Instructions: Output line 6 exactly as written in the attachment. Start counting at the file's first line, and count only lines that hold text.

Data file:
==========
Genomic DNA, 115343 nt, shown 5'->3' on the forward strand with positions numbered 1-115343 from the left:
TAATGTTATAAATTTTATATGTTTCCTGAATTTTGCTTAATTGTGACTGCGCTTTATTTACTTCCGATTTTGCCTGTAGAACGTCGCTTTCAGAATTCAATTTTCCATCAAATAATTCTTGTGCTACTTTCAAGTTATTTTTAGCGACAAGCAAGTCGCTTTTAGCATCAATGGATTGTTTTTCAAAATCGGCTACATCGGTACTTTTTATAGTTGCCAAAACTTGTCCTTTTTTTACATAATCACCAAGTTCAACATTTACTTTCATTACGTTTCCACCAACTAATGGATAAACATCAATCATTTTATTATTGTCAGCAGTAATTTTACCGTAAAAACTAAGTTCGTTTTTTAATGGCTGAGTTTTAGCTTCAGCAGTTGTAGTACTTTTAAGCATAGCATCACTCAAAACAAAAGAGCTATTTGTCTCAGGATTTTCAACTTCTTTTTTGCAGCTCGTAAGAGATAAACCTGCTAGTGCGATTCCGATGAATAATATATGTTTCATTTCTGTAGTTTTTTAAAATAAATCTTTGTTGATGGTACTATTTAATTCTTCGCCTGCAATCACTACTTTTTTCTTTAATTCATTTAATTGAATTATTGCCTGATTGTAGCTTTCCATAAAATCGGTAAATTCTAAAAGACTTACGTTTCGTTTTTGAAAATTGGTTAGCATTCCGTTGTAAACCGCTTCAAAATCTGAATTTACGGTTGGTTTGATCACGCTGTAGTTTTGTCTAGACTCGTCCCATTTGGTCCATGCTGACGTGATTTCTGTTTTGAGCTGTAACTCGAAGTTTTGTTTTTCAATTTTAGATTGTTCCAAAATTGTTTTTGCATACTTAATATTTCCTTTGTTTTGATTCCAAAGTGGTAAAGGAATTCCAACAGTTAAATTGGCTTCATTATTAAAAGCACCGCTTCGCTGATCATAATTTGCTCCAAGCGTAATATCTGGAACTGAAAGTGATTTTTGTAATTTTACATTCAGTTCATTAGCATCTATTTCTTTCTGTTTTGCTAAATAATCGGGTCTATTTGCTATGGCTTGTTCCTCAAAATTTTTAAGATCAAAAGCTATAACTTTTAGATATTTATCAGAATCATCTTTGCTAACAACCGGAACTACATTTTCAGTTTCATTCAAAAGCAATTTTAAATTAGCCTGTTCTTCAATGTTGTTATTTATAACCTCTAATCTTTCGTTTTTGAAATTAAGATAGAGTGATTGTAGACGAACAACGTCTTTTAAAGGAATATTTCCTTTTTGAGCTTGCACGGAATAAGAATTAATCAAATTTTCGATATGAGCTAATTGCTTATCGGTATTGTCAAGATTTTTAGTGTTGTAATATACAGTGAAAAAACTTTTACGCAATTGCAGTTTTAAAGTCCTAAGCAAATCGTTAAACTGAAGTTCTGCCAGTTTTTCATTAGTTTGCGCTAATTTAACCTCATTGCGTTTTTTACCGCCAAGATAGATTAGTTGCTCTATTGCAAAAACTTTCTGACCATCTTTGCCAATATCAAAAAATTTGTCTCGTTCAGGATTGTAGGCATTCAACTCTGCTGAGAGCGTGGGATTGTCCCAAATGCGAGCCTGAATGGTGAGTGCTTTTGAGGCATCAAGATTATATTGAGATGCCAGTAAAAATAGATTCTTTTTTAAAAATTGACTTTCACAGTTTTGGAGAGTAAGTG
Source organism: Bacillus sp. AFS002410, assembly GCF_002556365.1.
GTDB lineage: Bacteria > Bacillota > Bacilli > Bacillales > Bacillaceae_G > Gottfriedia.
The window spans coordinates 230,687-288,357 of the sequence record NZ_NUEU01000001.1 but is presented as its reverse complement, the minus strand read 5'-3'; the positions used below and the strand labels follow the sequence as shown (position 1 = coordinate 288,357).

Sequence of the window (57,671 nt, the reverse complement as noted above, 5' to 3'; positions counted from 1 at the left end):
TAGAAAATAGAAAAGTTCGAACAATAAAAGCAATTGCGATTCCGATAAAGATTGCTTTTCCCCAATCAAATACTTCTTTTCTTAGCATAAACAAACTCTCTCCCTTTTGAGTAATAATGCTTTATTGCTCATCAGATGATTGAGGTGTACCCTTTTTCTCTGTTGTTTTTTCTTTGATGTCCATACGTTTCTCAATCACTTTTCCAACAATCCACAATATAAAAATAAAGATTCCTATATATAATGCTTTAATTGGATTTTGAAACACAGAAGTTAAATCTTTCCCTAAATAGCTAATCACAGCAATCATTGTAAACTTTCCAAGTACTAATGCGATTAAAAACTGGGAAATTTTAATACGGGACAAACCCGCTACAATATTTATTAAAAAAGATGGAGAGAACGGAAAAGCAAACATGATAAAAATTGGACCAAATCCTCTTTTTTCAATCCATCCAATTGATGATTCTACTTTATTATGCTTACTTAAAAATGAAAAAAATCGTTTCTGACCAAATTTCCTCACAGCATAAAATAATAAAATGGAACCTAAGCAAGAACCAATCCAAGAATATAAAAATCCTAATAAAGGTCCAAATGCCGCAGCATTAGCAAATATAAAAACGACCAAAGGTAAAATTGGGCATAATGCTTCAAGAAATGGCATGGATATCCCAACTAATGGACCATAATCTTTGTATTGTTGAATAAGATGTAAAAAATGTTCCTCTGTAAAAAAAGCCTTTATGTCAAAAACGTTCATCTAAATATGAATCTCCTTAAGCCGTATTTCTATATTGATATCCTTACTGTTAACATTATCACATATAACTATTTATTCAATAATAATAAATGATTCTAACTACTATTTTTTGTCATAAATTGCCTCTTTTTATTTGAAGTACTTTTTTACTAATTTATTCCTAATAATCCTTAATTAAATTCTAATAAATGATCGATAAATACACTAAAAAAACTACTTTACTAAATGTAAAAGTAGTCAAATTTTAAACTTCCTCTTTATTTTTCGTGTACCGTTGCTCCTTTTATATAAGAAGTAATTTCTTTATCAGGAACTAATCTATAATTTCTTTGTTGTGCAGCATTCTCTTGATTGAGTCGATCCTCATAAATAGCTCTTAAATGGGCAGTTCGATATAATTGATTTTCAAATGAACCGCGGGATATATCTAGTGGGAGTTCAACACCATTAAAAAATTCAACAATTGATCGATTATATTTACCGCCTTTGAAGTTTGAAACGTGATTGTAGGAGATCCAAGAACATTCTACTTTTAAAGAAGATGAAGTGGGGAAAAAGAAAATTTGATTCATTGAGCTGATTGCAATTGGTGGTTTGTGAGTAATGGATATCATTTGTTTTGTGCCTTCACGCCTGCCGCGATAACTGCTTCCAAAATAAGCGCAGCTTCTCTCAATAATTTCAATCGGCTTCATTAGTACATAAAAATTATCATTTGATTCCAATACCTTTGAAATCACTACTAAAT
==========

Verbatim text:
Sequence of the window (57,671 nt, the reverse complement as noted above, 5' to 3'; positions counted from 1 at the left end):